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Trend Watch: Dim Sum Carts Go Gourmet

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Photo courtesy of the Church Key
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It's been said that we eat with our eyes first, and if the average Sunday dim sum adventure is any indicator, that's the truth. There's something incredibly fun and interactive about this point-and-eat form of dining—which usually results in over-ordering and experimenting with something you had absolutely no intention of eating in the first place. And now several upper crust restaurants have taken a liking to dim sum carts, rolling out trolleys that shuffle food around for diners to peruse.

Some might say that San Francisco's State Bird Provisions started the trend, allowing diners to forego the traditional menu ordering for the more spontaneous system. Others might cite the fascination with regional Asian cooking and culture. Or maybe we're all just enamored with anything that has a semblance of old school service in a hyper-casual culinary landscape. Whatever the case may be, everyone from David Chang to Giada De Laurentiis is jumping on board.

It might not be a case of following the leader, but if there's anyone to get behind, it's chef/owner Stuart Brioza. His State Bird won the 2013 James Beard Award for Best New Restaurant for the Californian-style small plates he served from dim sum carts circulating throughout the restaurant. And rightfully so. The dishes—namely the fried quail state bird and the hamachi avocado seaweed cracker—are as pleasing to the eye as they are the belly. It's frighteningly easy to walk out having blown a month's rent because you couldn't refrain from grabbing an order of every little plate that passed by.

State Bird may not have been the first to ever bring mobile table side service into the mix. But their popularity and precise execution sure has stepped things up.

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The industry has caught on to giving this traditional Cantonese service a glam twist in a big way. Part of Chang's reconceptualization of Ma Peche in Midtown NYC was killing the Kappo tasting menu and bringing in dim sum carts. Just like State Bird, there is a smallish menu of regular items that you can place an order for, but the majority of your eating will be done by picking items off the carts. At Ma Peche, there are several different categorizations of carts that rove throughout the space taunting diners: ceviche, hot items, shellfish, mains and dessert.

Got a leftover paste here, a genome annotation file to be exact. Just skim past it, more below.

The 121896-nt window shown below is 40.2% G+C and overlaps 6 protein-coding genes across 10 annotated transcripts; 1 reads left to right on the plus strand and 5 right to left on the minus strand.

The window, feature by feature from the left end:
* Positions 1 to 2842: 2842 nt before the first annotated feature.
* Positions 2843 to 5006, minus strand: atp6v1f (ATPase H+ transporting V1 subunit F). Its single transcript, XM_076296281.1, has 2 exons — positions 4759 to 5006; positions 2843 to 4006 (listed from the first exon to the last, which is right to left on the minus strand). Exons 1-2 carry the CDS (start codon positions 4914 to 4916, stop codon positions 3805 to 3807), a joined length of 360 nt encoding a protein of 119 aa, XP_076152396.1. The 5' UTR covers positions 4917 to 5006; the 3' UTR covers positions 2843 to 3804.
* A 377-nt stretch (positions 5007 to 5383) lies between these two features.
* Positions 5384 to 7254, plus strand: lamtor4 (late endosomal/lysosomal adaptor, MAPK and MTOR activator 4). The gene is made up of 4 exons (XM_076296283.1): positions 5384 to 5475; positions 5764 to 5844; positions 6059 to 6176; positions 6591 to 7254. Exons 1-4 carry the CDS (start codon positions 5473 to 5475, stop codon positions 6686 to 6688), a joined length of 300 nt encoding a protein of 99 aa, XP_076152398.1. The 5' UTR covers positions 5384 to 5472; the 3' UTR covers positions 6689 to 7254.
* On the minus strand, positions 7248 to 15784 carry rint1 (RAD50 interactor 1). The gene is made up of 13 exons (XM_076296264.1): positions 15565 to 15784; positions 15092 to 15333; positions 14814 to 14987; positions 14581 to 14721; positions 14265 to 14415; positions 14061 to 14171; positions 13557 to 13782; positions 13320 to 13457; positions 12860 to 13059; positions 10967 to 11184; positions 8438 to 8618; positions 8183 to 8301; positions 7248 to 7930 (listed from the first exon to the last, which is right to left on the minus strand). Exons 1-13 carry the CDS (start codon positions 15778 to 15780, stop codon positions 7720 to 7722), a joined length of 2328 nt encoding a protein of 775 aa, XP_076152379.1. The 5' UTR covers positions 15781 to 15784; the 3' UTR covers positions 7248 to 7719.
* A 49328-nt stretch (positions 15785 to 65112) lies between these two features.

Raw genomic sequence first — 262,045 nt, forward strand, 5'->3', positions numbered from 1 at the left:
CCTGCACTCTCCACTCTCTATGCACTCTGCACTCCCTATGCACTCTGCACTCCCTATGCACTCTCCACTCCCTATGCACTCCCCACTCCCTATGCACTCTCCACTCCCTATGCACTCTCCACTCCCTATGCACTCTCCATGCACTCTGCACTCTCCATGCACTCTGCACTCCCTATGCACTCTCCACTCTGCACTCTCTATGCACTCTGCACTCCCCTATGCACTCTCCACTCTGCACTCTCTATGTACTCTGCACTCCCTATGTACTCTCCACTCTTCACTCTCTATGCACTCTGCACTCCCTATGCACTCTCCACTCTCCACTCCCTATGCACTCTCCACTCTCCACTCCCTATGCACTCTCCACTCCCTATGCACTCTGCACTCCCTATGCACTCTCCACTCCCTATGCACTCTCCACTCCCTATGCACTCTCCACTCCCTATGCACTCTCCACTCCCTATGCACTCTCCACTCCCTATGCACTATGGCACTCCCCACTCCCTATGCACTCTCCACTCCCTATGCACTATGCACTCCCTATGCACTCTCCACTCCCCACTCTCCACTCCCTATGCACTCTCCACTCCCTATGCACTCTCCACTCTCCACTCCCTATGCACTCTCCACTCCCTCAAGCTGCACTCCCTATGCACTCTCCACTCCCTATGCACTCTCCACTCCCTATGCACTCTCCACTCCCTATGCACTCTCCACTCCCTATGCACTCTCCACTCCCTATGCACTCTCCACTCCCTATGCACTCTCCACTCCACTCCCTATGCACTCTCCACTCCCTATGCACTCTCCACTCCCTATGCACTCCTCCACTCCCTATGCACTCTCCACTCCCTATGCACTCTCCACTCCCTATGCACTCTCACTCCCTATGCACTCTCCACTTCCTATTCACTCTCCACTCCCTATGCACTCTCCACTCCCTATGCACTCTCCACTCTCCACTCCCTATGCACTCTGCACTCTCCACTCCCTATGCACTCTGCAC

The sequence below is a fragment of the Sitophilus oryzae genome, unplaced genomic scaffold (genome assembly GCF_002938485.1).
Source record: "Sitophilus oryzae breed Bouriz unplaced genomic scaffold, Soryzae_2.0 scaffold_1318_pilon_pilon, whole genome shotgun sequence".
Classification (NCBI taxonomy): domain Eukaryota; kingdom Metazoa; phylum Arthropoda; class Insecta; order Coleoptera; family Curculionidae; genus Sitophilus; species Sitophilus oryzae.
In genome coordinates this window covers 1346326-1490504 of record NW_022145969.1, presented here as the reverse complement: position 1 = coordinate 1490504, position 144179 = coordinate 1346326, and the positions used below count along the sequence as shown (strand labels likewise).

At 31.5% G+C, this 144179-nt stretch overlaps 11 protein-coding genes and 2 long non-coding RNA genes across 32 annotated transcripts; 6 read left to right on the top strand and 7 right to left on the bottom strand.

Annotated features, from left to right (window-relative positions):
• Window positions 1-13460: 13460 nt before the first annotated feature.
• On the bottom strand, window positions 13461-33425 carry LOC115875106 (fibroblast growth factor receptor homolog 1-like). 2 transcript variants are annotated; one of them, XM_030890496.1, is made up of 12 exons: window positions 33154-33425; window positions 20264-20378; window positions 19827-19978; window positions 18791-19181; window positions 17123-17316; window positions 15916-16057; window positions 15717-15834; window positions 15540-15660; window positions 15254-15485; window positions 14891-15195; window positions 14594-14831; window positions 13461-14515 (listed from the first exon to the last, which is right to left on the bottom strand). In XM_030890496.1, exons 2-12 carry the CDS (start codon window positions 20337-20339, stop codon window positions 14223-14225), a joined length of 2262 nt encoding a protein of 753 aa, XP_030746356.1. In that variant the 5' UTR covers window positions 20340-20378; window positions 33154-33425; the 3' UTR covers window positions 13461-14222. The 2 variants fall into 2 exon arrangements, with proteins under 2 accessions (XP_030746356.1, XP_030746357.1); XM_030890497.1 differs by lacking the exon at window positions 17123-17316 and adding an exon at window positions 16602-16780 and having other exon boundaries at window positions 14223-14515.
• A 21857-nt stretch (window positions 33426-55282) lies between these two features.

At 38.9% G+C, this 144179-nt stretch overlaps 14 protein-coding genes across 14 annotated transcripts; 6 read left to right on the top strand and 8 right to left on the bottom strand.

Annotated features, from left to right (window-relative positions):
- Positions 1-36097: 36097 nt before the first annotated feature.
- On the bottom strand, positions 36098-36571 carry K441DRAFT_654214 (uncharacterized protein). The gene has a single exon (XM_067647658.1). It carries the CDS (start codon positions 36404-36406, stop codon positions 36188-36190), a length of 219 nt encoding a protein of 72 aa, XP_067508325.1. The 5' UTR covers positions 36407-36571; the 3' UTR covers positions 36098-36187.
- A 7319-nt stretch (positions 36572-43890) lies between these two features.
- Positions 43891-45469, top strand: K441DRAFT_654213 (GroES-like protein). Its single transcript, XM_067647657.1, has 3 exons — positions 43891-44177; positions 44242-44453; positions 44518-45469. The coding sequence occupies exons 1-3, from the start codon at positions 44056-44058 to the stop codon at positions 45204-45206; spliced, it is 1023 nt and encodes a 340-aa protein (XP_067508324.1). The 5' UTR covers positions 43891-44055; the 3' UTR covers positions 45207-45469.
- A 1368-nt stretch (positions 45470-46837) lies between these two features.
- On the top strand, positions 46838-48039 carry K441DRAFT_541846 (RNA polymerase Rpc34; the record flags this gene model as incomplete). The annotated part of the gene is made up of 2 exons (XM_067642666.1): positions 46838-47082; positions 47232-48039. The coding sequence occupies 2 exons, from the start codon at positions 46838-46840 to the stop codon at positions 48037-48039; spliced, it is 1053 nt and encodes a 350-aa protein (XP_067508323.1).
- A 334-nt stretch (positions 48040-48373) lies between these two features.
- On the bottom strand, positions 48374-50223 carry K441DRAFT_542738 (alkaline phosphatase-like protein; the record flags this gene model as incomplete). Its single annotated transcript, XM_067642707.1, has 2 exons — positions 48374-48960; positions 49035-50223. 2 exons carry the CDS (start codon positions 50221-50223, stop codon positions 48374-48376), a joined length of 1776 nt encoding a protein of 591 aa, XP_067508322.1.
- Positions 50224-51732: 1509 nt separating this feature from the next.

De Laurentiis will be doing Italian dim sum brunch at her eponymous restaurant at the soon-to-open Cromwell boutique hotel in Las Vegas. She cites her film producer grandfather's love of Hong Kong's cart service dining as inspiration.

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A boozy bar cart loaded with seafood and oysters at the Strand House in Manhattan Beach, CA (Photo by Krista Simmons/LAist)
Her grandfather may well have planted the seed for her cart idea, but it's hard to deny the industry's trend towards moving back to table-side service in general. Even if you have a distaste for anchovies, we double dog dare you to refrain from ordering Carbone's table side Caesar. Once you see the showmanship of the waiters whipping it up in the middle of the dining room, it will be yours.

It's refreshing to have personalized touches like this in a dining scene that has shifted from white tablecloths and sauciers to a more democratized style of service. The dim sum carts bring that element of interaction and panache that's so often missing in the casual new world order.

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The Church Key in West Hollywood based their format around dim sum carts, too. Servers push around little trolleys for guests to point at and pick up at their whim. The booze is also done tableside, with vintage PanAm drinks carts peddling Kool Pops, a frozen Appletini or Sex on the Beach martini made cooler by the added flare of billowing liquid nitrogen.

"People want something different when they go out," says Steven Fretz, chef/co-owner of the Church Key. "It does have that romantic old world aspect to it, of course, but it also gives them more options, and the ability to sample more things."

Between the set nightly offerings and the dim sum menu, diners at The Church Key are given about 40 options of what they can eat each night. The dim sum-esque carts allow them to eat with their eyes first.

Frietz doesn't think that people are eating more necessarily—his average ticket each night is around $55-60 per person—but they are definitely getting to try more, which is exciting for the diners, especially members of the food-obsessed (and sometimes downright competitive) society we have become.

That same idea has influenced cocktail service at other establishments, too. There are a good handful of bars in Los Angeles including Cecconi's and The Edison taking the bar carts show on the road, as well as the Multnomah Whiskey Library in Portland doing personalized pours via bar carts. Jose Andres' Bazaar in Beverly Hills presented his foie gras cotton candy dish table side before the California foie gras ban, and though while that fantastical dish is no longer on offer, they still do table-side cocktail service with carts.

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As much as it is fun, it's also a medium to connect the diner to the servers and the back of the house. Not only is it entertaining, but it feels somewhat luxurious, which is a sentiment the scene has been lacking as of late.

And to that we say, "Roll on."